Wednesday, January 11, 2012

Intel x86 smartphone (Medfield) news

First, this will be the entry of X86 processors into smartphone mainstream market. Second, it's brave on Intel's part to not give up after MeeGo disaster. Third, they are signing up new partners. Specs first:
Yeah, yeah. It looks boxy but hey, it's just a reference design and as per Intel's and anandtech's benchmarks, it's blazing fast, faster than any other Android. How fast? Medfield is to ARM what Core ix is to Phenom. Period!

The reference unit is powered by Atom Z2460, running at 1.6GHz and is based on 32nm wafer. The display size is at 4", an 8mp rear camera, 1.3mp front facing camera, HD video playback, HDMI port to play FullHD videos on external TV/monitor, Gyroscope, accelerometer and the usual stuff. The interesting thing is that even on a 1430mAh battery, this device is said to give upto 8 hours of 3G talktime, can last 5 hours on 3G internet browsing, 14 days standy time etc and it supports NFC.
It is interesting to see that Anandtech already did a few benchmark tests and you can read about the tests here and here is what Intel says about benchmarks:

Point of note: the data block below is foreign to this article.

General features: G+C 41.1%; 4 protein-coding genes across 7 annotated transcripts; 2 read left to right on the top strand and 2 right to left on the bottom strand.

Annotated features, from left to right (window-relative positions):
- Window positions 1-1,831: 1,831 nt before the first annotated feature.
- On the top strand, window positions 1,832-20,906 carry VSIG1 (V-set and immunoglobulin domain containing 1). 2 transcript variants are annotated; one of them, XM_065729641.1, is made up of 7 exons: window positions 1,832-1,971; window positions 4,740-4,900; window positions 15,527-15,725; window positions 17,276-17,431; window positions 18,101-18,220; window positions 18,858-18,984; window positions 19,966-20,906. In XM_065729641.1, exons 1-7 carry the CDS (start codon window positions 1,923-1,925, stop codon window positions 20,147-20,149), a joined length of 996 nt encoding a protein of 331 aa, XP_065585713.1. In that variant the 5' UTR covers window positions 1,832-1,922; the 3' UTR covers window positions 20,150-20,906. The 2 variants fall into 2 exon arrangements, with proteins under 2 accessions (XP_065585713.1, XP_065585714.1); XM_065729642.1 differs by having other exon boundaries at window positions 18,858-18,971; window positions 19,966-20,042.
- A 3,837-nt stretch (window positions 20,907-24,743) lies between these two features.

Lenovo K800

If Medfield manages to create history, Lenovo K800 will take the honour of being the first smartphone based on this hardware platform and it does look good. Specs first, as usual:

  • Atom Z2460 1.6GHz (single core, HT enabled)
  • China Telecom to be the first carrier
  • Android 4.0 ICS (Lenovo LeOS skin)
  • 4.5" High definition display
  • 8mp camera with dual LED flash and front facing camera

Motorola joins Medfield

Yes, the big guy will be taking seat next to Lenovo and LG. Motorola and Intel signed a multi-year multi-device contract and we do hope that Motorola gives the much needed boost to Intel's plans the way they promoted Android.

"We are delighted to be partnering with Intel to deliver smartphones and tablets based on Intel's Atom processor to consumers and businesses," said Sanjay Jha, CEO of Motorola Mobility.
"The best of Intel computing is coming to smartphones," said Intel President and CEO Paul Otellini. "Our efforts with Lenovo and Motorola Mobility will help to establish Intel processors in smartphones and provide a solid foundation from which to build in 2012 and into the future."  

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